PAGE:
Opened 8 years ago
Closed 8 years ago
#5755 closed enhancement (implemented)
Atlas could show "fraction of Tor network by weight" graphs over time?
Reported by: | arma | Owned by: | karsten |
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Priority: | Medium | Milestone: | |
Component: | Metrics/Relay Search | Version: | |
Severity: | Keywords: | ||
Cc: | ln5, hellais, mikeperry | Actual Points: | |
Parent ID: | #6460 | Points: | |
Reviewer: | Sponsor: |
Description
Atlas currently has "bandwidth carried by the relay" over time graphs, which are great.
How about a "fraction of the weight for that relay compared to total weights" over time graph?
I expect most relays will be ~0%, but some of the big ones will be 1% or 3% or something. And whether they go from 1% to 3% or back could help to debug issues like the one Andy asks about in http://archives.seul.org/tor/relays/May-2012/msg00001.html
Child Tickets
Attachments (3)
Change History (22)
comment:1 follow-up: 3 Changed 8 years ago by
comment:2 follow-up: 4 Changed 8 years ago by
Component: | Atlas → Analysis |
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Owner: | changed from hellais to karsten |
Status: | new → assigned |
I'm going to make a graph for noisetor-01 and a few others manually to see if they'd be useful to have in Atlas. Just to be clear, you're referring to consensus weights here, not bandwidth histories, right?
If the graphs turn out to be useful, the next step will be to make Onionoo provide the data for Atlas. Once we have that, we can make graphs in Atlas.
comment:3 Changed 8 years ago by
Replying to arma:
We might also want, for relays with the Exit flag, to know what fraction of the Exit capacity they are over time.
If these graphs are all about consensus weights, we can have a) fraction of all weights, b) fraction of Exit weights, c) fraction of Guard weights, d) fraction of non-Guard and non-Exit weights, and so on.
comment:4 Changed 8 years ago by
Replying to karsten:
Just to be clear, you're referring to consensus weights here, not bandwidth histories, right?
Right.
comment:5 Changed 8 years ago by
Cc: | ln5 added |
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Changed 8 years ago by
Attachment: | consensus-weights-Amunet1.png added |
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Fraction of Amunet1's consensus weights
comment:6 follow-up: 7 Changed 8 years ago by
Here's a sample graph for Amunet1 (I didn't find a relay with nickname noisetor*; what's the correct nickname of that relay?):
The three lines show how the fraction of Amunet1's consensus weights compared to different subsets of relays. The first two lines are what you asked for in this ticket.
The third line shows what happens if we further reduce the subset of relays to compare Amunet1 with by also requiring the Guard flag. The fraction goes up, because the subset is smaller.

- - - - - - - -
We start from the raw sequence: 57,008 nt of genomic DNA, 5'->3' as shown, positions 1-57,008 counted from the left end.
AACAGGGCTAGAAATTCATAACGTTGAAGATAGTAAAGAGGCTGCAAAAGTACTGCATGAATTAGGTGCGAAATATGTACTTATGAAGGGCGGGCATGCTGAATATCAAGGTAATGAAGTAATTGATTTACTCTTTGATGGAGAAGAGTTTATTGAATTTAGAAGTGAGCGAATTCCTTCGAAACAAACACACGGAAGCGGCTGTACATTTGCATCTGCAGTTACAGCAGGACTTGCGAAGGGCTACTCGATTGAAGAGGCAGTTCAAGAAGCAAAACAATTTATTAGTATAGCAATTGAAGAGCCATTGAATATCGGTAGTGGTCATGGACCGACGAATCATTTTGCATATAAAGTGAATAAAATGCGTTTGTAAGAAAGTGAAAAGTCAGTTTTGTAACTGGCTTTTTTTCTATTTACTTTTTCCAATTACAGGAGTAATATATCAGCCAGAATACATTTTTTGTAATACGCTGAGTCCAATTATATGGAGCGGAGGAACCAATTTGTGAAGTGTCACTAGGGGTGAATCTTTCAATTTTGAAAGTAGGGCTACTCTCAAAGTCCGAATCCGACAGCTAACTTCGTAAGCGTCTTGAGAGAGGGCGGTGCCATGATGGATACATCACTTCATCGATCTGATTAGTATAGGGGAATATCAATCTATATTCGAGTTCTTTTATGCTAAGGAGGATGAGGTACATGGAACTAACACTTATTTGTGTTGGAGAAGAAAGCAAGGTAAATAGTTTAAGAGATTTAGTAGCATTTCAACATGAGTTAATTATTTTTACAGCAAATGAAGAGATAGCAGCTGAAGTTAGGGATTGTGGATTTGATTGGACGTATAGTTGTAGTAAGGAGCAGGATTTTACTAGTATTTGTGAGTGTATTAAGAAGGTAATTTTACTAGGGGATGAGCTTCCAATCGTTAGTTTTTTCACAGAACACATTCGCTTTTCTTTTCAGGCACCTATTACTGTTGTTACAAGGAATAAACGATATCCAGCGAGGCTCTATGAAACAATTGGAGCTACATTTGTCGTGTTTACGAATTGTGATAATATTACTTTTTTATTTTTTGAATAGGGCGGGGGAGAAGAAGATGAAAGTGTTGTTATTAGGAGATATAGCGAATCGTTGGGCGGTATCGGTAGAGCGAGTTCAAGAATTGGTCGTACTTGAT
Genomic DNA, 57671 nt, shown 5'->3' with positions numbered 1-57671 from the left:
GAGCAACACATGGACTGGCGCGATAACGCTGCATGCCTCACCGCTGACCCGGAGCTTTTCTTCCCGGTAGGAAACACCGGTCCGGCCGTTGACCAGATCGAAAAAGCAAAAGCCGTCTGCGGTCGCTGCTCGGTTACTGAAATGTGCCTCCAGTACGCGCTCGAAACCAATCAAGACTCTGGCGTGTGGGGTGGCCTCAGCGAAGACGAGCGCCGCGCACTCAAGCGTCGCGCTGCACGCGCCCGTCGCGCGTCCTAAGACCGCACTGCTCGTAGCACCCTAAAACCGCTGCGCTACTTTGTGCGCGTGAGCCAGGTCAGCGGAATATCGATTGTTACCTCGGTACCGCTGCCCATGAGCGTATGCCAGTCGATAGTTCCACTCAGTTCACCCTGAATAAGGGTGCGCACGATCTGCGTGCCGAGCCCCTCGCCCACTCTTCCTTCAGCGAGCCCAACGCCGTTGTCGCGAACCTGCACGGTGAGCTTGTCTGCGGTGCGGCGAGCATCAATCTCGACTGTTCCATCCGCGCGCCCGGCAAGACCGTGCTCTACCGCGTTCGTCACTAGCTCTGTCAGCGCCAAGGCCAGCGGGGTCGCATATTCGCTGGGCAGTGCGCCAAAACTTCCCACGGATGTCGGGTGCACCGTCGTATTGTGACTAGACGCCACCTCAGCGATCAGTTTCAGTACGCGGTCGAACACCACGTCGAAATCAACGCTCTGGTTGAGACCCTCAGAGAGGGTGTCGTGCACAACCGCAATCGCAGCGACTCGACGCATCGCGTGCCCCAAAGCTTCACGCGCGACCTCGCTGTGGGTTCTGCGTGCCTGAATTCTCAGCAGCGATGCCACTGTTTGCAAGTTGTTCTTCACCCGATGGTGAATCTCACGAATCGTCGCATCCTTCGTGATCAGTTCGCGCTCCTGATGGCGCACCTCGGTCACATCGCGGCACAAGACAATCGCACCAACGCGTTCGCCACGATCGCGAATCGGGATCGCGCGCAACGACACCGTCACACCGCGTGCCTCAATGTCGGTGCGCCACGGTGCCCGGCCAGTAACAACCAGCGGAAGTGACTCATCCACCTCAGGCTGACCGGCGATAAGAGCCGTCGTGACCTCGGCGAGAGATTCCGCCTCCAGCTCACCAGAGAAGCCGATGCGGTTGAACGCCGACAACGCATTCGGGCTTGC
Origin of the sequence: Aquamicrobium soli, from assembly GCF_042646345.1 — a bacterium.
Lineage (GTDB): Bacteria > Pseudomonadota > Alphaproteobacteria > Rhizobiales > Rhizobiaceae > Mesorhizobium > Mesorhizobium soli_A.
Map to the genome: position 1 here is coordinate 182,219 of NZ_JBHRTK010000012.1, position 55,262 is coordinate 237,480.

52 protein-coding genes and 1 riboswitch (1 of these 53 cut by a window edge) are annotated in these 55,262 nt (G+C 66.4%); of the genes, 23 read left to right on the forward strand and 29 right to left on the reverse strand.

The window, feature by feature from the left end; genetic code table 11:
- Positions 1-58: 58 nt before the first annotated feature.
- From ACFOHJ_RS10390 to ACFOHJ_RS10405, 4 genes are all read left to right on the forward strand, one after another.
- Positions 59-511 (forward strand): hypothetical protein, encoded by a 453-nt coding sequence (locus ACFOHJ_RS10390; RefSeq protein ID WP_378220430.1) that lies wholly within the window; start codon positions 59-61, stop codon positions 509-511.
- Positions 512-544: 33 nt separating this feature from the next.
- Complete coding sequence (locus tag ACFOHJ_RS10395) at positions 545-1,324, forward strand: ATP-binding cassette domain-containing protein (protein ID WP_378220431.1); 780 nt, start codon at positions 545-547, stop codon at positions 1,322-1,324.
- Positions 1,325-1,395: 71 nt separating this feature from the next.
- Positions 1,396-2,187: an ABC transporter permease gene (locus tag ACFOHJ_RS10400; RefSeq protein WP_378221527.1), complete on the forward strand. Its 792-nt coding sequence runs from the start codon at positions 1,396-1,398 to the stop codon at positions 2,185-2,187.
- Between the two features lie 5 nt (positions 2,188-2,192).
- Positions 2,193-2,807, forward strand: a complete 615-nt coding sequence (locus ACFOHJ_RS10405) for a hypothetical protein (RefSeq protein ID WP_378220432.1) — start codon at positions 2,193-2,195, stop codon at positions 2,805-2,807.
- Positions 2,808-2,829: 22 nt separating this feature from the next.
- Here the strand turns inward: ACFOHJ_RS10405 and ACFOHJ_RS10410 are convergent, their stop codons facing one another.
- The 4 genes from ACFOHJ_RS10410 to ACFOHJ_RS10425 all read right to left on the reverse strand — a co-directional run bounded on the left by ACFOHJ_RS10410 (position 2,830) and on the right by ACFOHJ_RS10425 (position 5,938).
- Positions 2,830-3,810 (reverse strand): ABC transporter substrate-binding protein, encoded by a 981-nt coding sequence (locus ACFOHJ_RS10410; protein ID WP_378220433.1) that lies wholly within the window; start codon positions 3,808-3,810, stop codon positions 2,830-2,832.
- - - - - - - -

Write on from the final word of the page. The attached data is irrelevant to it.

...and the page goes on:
Likewise, if Amunet1 didn't have the Exit flag, we could draw lines for "Running & !Exit" and for "Running & Guard & !Exit". Not sure how relevant the graphs with three flags are, but it's possible to make them. We should decide early if we want them or not.
comment:7 follow-up: 8 Changed 8 years ago by
Replying to karsten:
(I didn't find a relay with nickname noisetor*; what's the correct nickname of that relay?):
r noiseexit01c OkFUc4VPnwgvFu7N/kNiGP4Raeo EK8fXk8HYg/rrJo+HhkYMM4AkTk 2012-05-02 19:25:28 173.254.216.68 443 80 r noiseexit01d nJizj+JwVGxpIF4WBHuNRru7BEc x6OA4GZvKSPO7ZbkqYYT8ghfbDQ 2012-05-02 19:25:24 173.254.216.69 443 80 r noiseexit01a +X87FT/tZgQjDNSXo9HpgVsAdjY 5OJJhPvFKVHSgABNPnA200JUNVY 2012-05-02 19:25:25 173.254.216.66 443 80 r noiseexit01b /mgwcEq5UxiXia4ExbIt40yiudg O1sdvdEpaIf4RpTgkh5ic6/AWeA 2012-05-02 19:25:27 173.254.216.67 443 80
Changed 8 years ago by
Attachment: | consensus-weights-noiseexit01a.png added |
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Fraction of noiseexit01a's consensus weights
comment:8 Changed 8 years ago by
Replying to arma:
Replying to karsten:
(I didn't find a relay with nickname noisetor*; what's the correct nickname of that relay?):
r noiseexit01c OkFUc4VPnwgvFu7N/kNiGP4Raeo EK8fXk8HYg/rrJo+HhkYMM4AkTk 2012-05-02 19:25:28 173.254.216.68 443 80 r noiseexit01d nJizj+JwVGxpIF4WBHuNRru7BEc x6OA4GZvKSPO7ZbkqYYT8ghfbDQ 2012-05-02 19:25:24 173.254.216.69 443 80 r noiseexit01a +X87FT/tZgQjDNSXo9HpgVsAdjY 5OJJhPvFKVHSgABNPnA200JUNVY 2012-05-02 19:25:25 173.254.216.66 443 80 r noiseexit01b /mgwcEq5UxiXia4ExbIt40yiudg O1sdvdEpaIf4RpTgkh5ic6/AWeA 2012-05-02 19:25:27 173.254.216.67 443 80
Aha. There we go. Let me know if you want graphs for the other noiseexits, too.
comment:9 Changed 8 years ago by
Cc: | hellais added |
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Component: | Analysis → Onionoo |
It seems the graph was at least somewhat useful, right? Moving forward by making this an Onionoo task to provide the required data for Atlas.